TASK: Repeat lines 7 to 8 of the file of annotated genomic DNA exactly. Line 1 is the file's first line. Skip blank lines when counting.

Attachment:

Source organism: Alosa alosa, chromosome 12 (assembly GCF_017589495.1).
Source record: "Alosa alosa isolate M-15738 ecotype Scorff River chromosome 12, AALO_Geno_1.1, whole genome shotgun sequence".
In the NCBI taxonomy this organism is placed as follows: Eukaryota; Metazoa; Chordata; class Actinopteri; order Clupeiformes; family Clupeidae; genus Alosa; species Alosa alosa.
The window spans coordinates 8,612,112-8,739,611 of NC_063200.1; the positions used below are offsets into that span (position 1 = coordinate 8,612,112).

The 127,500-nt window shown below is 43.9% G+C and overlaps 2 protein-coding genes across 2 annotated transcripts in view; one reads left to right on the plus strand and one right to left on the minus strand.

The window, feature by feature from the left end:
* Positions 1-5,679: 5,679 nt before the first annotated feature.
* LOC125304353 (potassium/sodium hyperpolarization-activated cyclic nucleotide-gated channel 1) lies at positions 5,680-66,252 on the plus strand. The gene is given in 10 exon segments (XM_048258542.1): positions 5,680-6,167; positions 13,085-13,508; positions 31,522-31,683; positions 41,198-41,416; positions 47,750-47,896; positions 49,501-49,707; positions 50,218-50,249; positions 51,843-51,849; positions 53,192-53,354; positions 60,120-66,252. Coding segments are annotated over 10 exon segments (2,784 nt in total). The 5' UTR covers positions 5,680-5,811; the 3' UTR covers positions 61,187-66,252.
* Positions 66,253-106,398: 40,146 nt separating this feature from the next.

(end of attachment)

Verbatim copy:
* Positions 1-5,679: 5,679 nt before the first annotated feature.
* LOC125304353 (potassium/sodium hyperpolarization-activated cyclic nucleotide-gated channel 1) lies at positions 5,680-66,252 on the plus strand. The gene is given in 10 exon segments (XM_048258542.1): positions 5,680-6,167; positions 13,085-13,508; positions 31,522-31,683; positions 41,198-41,416; positions 47,750-47,896; positions 49,501-49,707; positions 50,218-50,249; positions 51,843-51,849; positions 53,192-53,354; positions 60,120-66,252. Coding segments are annotated over 10 exon segments (2,784 nt in total). The 5' UTR covers positions 5,680-5,811; the 3' UTR covers positions 61,187-66,252.